Visions Federal Credit Union, formerly IBM Endicott/Owego Employees used to service over 15,000 IBM employees. In 1992, IBM downsized extensively in the area, firing 10,000 employees over the course of three years. With the announcement of IBM’s continuing plans to close other large facilities in the region, Visions decided to diversify its membership. Moving from a single-SEG to a multiple counties charter focusing on underserved areas was a key strategic decision that resulted in later success. Yet, the IBM departure and declining local economy negatively affected all of their membership – new and existing. Frank Berrish, CEO, recalls, “Our consumer loan portfolio didn’t grow for 10 years.” As they diversified their membership, the credit union did diversify their loan portfolio, expanding over time into mortgage lending, commercial lending and participation loans.
The local community endured a recession that lasted 13 years: from 1992 to 2005. During that time, the largest bank in the county went under. Within the new commercial lending focus, the credit union was able to provide alternative financing to help the community members who had been using the bank. With diversification and time, Visions total loan portfolio has nearly tripled from $335.2M at June of 1992 to $1.2B at June of 2008. No longer totally dependent on consumer loans, those early decisions completely changed the complexion of the credit union.
Visions, through its senior management team, has become increasingly involved with local non-profits. Recognizing the need for additional funding as the local economy declined, the credit union donated (and continues to donate) time and money towards organizations like regional museums, the Boy Scouts and the local Philharmonic Orchestra. With devotion to the community never in doubt, the credit union also successfully navigated the largest natural disaster, a “500 year” flood in 2006. Three employees’ homes were destroyed and many others had serious damage. Even with branches underwater, the credit union was the only financial institution that remained open. Berrish recounts, “We are the largest real estate lender in the area, we had the largest stake. We took out full page ads in the newspaper to tell the community we were there to help”. With a $60M exposure, the credit union granted forbearances to any who needed them. Write-offs from the flood were less than $250,000 from that $60M portfolio.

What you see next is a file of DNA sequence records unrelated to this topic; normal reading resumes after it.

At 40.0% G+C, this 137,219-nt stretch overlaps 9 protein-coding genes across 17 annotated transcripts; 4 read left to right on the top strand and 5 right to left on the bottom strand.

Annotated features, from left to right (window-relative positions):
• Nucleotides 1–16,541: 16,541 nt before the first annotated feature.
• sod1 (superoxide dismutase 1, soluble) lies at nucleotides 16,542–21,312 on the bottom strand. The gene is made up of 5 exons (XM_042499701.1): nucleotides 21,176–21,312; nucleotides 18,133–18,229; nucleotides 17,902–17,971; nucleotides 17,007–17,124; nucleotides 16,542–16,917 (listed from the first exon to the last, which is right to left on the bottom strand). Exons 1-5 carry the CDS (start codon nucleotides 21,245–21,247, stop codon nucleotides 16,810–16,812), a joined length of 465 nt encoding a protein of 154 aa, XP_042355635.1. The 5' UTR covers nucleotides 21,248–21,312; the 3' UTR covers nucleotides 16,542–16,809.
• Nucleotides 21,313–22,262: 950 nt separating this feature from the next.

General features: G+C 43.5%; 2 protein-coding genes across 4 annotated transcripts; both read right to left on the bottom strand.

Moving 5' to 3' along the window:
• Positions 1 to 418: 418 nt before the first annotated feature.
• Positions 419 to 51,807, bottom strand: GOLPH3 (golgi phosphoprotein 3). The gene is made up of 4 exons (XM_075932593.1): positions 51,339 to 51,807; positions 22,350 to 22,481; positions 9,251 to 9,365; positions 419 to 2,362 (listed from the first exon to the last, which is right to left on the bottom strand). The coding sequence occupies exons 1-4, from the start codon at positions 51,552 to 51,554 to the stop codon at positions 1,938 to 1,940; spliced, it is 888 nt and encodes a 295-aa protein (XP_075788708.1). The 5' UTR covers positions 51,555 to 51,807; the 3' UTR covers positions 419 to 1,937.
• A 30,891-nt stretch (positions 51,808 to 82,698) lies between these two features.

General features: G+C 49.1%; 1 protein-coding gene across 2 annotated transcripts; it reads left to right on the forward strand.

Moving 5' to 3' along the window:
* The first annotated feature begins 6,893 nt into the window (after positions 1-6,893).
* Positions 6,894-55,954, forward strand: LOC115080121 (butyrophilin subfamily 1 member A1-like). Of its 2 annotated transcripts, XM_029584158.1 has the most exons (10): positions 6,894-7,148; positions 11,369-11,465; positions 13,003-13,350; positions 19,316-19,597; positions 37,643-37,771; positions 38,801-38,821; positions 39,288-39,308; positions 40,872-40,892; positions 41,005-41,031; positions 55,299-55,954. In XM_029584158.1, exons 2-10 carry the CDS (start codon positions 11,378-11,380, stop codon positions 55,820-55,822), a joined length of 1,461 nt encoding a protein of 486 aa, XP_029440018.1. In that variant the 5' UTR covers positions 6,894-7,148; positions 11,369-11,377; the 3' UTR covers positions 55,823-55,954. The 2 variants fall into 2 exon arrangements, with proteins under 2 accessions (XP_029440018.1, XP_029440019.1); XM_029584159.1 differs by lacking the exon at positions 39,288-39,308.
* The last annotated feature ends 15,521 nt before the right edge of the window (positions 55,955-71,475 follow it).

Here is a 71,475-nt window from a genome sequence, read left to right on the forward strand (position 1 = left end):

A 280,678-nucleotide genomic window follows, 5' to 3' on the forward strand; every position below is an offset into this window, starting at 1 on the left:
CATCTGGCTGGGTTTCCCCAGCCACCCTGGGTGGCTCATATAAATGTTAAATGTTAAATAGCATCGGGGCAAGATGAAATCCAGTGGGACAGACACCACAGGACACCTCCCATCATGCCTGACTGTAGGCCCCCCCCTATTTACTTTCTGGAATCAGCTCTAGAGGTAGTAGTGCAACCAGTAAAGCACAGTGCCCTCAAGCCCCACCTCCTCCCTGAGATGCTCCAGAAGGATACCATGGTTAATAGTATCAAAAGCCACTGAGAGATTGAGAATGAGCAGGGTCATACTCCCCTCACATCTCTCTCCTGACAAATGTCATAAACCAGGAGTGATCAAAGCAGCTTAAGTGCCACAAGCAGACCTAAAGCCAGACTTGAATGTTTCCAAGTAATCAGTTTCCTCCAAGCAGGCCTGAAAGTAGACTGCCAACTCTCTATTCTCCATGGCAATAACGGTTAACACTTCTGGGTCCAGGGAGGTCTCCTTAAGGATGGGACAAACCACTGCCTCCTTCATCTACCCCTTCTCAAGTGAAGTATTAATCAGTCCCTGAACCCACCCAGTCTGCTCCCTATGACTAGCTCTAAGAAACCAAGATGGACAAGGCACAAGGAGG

After the flood, Visions actively granted home improvement loans and concentrated their efforts to help members was repaid with loyalty. For the last three years the local newspaper has rated them the top financial institution for service, for mortgages and investment services. Berrish views Visions as an Innovator. He said, “We revise, revisit, change our operating model over time.” With experience handling both economic and physical adversity, they are uniquely situated to weather the current economic storm, and others in the future. With New York State nearly bankrupt and high taxes taking their bite, the everyday membership of the credit union has increasing difficulties. “Baby boomers, he said, are looking at their 401(k)s aghast”. The former IBM employees are receiving only 50 – 60% of their pension income and in the face of soaring healthcare costs are not doing well financially. In response, Visions has increased the number of seminars for retirement planning. They have also aggressively moved into Reverse mortgages. Coupled with this focus on helping current and future retirees, Visions is now courting its future membership: Gen Y. They are involved with a new student lending CUSO, CU Student Choice. Internally they are developing products and services to appeal to the “millenials” and expanding their delivery channels into local universities.
Over the past 15 years, Berrish credits his strong belief in diversification as a foundation for their success. From diversifying the membership and communities you serve to recalibrating product offerings, a credit union needs to hedge against known and unknown factors. With their intense focus on varying demographic groups, Visions appears well-positioned to continue that success into the future.